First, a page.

Misty mountains between Luang Prabang and Vang Vieng.

At Vang Vieng, which we’d expected to hate due to its reputation as a party town, we were so enchanted by the soaring karsts that we stayed an extra night to take in the sunset one more time. Our stay was made all the more pleasant by finding an excellent economical guesthouse in the quieter southern end of town. Our friends Sue and Justin had ended up in the party area and wished they’d brought ear plugs. Vang Vieng was where we said our goodbyes to Sue and Justin as they carried on down to Vientiane and then sped on through Thailand and into Cambodia to Siem Reap and Angkor Wat.

Sunset in Vang Vieng.

Sunset in Vang Vieng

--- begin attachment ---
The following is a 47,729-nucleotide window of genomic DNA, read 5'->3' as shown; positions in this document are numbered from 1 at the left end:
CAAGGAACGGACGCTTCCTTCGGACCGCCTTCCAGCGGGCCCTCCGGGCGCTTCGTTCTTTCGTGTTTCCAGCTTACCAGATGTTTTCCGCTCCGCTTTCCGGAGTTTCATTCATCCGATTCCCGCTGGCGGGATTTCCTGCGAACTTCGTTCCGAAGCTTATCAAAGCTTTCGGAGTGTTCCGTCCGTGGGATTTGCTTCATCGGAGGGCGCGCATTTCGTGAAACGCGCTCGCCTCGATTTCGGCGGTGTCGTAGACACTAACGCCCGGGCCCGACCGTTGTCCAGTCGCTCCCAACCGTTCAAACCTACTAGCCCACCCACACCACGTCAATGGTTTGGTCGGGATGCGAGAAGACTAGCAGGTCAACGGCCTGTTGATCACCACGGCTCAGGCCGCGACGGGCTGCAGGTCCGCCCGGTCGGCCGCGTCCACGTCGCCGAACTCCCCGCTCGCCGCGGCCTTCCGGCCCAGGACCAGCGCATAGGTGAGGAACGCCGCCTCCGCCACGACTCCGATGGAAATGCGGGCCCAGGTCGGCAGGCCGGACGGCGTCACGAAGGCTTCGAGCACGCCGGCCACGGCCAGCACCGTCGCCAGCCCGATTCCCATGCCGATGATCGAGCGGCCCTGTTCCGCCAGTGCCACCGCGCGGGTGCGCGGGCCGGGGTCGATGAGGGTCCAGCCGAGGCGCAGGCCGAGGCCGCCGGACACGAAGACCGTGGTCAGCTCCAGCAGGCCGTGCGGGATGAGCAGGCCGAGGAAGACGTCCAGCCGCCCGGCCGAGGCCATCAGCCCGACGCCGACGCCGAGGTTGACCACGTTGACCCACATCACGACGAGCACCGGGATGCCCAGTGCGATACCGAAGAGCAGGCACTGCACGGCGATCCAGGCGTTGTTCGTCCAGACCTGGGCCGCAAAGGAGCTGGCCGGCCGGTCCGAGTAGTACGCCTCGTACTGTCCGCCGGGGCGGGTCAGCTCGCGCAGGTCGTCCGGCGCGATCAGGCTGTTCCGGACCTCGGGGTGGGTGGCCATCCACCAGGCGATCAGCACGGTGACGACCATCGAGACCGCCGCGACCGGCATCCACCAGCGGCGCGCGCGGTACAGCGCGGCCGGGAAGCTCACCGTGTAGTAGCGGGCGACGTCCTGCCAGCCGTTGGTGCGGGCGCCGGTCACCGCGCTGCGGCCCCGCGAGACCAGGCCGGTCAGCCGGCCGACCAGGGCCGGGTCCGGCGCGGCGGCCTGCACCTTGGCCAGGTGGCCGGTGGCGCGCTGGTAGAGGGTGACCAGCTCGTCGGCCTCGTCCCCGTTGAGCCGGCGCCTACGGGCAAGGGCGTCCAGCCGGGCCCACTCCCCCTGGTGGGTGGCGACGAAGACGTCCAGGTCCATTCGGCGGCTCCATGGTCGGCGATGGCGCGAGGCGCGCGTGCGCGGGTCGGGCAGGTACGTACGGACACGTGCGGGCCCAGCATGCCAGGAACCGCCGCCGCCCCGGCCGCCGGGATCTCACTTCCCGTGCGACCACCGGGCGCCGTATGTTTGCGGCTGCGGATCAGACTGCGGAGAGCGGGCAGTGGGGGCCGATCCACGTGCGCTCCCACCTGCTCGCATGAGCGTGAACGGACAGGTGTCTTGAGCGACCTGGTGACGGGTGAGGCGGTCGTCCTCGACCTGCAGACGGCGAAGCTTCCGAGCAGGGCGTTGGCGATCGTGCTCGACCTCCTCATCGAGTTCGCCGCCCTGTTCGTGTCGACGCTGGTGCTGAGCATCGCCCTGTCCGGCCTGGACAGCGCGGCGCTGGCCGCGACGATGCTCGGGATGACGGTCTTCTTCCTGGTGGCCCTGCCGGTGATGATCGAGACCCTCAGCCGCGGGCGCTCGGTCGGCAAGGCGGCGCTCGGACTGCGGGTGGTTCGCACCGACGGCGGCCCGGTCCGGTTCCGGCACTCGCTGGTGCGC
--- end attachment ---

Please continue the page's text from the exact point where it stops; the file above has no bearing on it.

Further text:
We made our way more sedately to Vientiane and spent a few days getting our Thai visa and also having some more ‘Threewheeling’ business cards printed. The Thai visa process here is not one we’d recommend. They open for business at 8:30 but apparently the queues start at 6am. We arrived around 9am and queued for ages just to get a form and a number. We completed the form then sat down to wait, and wait, and wait. There were around 200 people in front of us (and at least 150 more behind us) and it took well over 2 hours before our numbers were called. After we handed our forms over we were told to go to another building to pay. Whereupon we had to wait a further 30-40 minutes before we were allowed to pay, despite there being no queue at the counter and indeed little discernible activity behind the counter. All in all, having arrived at 9am, it was most definitely lunchtime before we managed to escape. The only redeeming point in the Vientiane process was the next-day turnaround (unlike the four days in Phnom Penh). So far Kota Bharu seems the best: next-day turnaround, cheaper than both Vientiane and Phnom Penh, and no big queues.